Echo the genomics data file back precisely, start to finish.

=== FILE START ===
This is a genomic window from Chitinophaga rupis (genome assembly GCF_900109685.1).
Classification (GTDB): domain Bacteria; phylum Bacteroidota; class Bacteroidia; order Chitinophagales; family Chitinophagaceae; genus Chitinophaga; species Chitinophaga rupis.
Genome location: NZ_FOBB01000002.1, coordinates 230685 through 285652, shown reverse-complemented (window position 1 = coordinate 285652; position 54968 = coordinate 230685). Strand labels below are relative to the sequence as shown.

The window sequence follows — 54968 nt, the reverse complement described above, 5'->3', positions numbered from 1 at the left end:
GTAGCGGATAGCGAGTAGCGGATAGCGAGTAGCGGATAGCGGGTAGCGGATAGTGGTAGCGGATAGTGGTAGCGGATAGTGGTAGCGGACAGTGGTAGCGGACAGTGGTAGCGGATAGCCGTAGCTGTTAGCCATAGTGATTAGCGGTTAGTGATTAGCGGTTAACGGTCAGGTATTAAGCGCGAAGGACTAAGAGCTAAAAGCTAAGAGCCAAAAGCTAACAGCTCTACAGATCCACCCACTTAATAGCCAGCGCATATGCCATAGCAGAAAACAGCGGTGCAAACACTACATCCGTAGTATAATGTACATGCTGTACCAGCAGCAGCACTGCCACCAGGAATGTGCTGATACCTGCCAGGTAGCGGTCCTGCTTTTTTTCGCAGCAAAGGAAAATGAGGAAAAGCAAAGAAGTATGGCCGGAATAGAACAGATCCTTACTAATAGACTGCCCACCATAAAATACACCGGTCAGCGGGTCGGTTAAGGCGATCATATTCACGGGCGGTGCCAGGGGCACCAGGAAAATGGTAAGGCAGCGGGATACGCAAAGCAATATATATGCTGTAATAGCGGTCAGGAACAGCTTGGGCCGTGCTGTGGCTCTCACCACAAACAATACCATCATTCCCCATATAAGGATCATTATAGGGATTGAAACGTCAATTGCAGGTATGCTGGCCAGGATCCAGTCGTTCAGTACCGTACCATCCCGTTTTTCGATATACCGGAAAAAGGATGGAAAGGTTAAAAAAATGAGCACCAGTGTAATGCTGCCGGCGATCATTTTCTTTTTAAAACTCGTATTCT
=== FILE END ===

This is a genomic window from Chitinophaga rupis (genome assembly GCF_900109685.1).
Classification (GTDB): domain Bacteria; phylum Bacteroidota; class Bacteroidia; order Chitinophagales; family Chitinophagaceae; genus Chitinophaga; species Chitinophaga rupis.
Genome location: NZ_FOBB01000002.1, coordinates 230685 through 285652, shown reverse-complemented (window position 1 = coordinate 285652; position 54968 = coordinate 230685). Strand labels below are relative to the sequence as shown.

The window sequence follows — 54968 nt, the reverse complement described above, 5'->3', positions numbered from 1 at the left end:
GTAGCGGATAGCGAGTAGCGGATAGCGAGTAGCGGATAGCGGGTAGCGGATAGTGGTAGCGGATAGTGGTAGCGGATAGTGGTAGCGGACAGTGGTAGCGGACAGTGGTAGCGGATAGCCGTAGCTGTTAGCCATAGTGATTAGCGGTTAGTGATTAGCGGTTAACGGTCAGGTATTAAGCGCGAAGGACTAAGAGCTAAAAGCTAAGAGCCAAAAGCTAACAGCTCTACAGATCCACCCACTTAATAGCCAGCGCATATGCCATAGCAGAAAACAGCGGTGCAAACACTACATCCGTAGTATAATGTACATGCTGTACCAGCAGCAGCACTGCCACCAGGAATGTGCTGATACCTGCCAGGTAGCGGTCCTGCTTTTTTTCGCAGCAAAGGAAAATGAGGAAAAGCAAAGAAGTATGGCCGGAATAGAACAGATCCTTACTAATAGACTGCCCACCATAAAATACACCGGTCAGCGGGTCGGTTAAGGCGATCATATTCACGGGCGGTGCCAGGGGCACCAGGAAAATGGTAAGGCAGCGGGATACGCAAAGCAATATATATGCTGTAATAGCGGTCAGGAACAGCTTGGGCCGTGCTGTGGCTCTCACCACAAACAATACCATCATTCCCCATATAAGGATCATTATAGGGATTGAAACGTCAATTGCAGGTATGCTGGCCAGGATCCAGTCGTTCAGTACCGTACCATCCCGTTTTTCGATATACCGGAAAAAGGATGGAAAGGTTAAAAAAATGAGCACCAGTGTAATGCTGCCGGCGATCATTTTCTTTTTAAAACTCGTATTCT